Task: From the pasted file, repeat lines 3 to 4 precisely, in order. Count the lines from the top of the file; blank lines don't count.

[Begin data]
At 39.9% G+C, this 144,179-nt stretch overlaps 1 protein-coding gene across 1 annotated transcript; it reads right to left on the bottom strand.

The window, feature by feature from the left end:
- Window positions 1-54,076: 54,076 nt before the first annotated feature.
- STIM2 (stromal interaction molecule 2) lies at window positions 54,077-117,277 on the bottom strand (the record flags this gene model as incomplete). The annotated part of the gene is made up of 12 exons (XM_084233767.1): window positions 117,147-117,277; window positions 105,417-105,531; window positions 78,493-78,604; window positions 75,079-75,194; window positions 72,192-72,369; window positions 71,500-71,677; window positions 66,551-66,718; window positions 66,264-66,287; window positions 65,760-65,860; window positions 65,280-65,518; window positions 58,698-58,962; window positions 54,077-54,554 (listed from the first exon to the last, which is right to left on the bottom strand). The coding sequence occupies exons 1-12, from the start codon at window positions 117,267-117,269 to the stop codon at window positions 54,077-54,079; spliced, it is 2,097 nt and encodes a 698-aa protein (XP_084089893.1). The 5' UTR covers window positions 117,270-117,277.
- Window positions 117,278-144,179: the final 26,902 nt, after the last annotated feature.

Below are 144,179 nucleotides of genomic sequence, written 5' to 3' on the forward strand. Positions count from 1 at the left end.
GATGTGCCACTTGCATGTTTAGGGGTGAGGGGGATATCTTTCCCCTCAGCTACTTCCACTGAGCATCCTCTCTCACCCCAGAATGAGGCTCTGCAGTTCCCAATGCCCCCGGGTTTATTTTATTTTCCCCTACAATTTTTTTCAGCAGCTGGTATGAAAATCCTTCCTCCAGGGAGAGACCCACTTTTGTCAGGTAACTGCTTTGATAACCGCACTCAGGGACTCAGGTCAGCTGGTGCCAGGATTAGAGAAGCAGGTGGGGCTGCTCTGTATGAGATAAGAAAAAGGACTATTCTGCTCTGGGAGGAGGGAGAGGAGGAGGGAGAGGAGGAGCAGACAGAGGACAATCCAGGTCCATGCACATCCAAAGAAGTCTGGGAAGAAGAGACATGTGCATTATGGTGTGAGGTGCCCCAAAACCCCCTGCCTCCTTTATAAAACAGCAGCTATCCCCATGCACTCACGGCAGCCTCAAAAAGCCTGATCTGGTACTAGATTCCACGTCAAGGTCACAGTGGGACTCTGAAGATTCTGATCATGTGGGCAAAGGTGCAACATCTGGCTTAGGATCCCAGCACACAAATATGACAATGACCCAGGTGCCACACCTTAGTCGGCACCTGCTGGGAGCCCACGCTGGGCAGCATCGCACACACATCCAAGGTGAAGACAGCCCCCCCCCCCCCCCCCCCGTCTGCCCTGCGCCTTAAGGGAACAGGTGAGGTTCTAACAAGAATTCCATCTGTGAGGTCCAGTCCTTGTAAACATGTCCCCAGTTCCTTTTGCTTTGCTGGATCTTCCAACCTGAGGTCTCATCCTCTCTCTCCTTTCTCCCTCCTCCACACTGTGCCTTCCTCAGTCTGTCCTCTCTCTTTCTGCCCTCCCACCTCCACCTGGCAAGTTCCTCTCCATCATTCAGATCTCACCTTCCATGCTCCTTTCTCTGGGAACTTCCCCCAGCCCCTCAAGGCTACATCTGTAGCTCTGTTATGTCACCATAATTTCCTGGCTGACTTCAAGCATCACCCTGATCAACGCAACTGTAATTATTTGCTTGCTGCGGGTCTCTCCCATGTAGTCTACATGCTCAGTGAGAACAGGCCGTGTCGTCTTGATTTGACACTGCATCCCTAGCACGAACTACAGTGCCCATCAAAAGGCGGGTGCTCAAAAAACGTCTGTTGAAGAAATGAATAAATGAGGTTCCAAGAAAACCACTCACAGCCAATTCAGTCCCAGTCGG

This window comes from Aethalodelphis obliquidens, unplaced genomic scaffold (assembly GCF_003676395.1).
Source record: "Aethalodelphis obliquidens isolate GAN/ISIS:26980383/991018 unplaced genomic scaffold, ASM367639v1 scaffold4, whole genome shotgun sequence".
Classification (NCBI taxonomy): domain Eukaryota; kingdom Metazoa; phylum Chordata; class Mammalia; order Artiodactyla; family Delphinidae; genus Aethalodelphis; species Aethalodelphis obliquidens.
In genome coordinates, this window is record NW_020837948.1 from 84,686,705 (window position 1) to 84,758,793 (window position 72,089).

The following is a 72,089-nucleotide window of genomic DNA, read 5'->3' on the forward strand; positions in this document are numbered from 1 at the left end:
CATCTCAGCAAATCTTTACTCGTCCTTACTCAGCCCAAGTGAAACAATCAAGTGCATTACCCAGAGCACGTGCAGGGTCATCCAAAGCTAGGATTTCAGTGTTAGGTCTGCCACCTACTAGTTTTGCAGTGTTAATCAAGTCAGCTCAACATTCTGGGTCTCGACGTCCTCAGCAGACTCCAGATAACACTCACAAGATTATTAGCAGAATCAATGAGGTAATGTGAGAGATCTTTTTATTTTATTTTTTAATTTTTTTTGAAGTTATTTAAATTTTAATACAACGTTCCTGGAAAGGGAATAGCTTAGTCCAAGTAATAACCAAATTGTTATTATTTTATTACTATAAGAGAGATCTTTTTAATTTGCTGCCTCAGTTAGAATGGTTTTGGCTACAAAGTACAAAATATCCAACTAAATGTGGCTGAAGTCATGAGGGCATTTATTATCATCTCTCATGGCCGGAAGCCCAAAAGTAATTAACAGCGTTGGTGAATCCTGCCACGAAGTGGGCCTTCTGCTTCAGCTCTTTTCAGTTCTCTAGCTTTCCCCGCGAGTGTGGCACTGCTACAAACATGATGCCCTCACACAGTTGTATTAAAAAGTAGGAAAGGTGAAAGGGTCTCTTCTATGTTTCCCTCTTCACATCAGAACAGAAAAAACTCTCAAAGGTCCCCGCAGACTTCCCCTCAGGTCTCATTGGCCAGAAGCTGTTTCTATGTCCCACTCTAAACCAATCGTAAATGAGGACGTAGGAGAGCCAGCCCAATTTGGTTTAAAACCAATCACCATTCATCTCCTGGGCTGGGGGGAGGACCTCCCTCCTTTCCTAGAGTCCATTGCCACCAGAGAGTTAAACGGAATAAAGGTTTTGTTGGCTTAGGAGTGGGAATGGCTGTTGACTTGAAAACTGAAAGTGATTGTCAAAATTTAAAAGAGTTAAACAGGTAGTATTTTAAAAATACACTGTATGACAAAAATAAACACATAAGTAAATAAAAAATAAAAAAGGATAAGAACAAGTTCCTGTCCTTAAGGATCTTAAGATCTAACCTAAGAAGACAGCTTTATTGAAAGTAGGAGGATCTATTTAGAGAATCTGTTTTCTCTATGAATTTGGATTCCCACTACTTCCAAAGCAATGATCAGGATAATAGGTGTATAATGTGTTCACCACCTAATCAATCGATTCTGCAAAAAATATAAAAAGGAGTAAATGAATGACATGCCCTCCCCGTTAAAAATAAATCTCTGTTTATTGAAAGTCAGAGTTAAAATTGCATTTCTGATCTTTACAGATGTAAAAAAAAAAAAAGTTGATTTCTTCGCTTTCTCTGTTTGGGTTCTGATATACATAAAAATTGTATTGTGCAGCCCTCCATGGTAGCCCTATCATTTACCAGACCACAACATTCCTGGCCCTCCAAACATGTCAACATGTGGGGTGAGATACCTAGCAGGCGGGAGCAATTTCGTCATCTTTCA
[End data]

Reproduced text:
- Window positions 1-54,076: 54,076 nt before the first annotated feature.
- STIM2 (stromal interaction molecule 2) lies at window positions 54,077-117,277 on the bottom strand (the record flags this gene model as incomplete). The annotated part of the gene is made up of 12 exons (XM_084233767.1): window positions 117,147-117,277; window positions 105,417-105,531; window positions 78,493-78,604; window positions 75,079-75,194; window positions 72,192-72,369; window positions 71,500-71,677; window positions 66,551-66,718; window positions 66,264-66,287; window positions 65,760-65,860; window positions 65,280-65,518; window positions 58,698-58,962; window positions 54,077-54,554 (listed from the first exon to the last, which is right to left on the bottom strand). The coding sequence occupies exons 1-12, from the start codon at window positions 117,267-117,269 to the stop codon at window positions 54,077-54,079; spliced, it is 2,097 nt and encodes a 698-aa protein (XP_084089893.1). The 5' UTR covers window positions 117,270-117,277.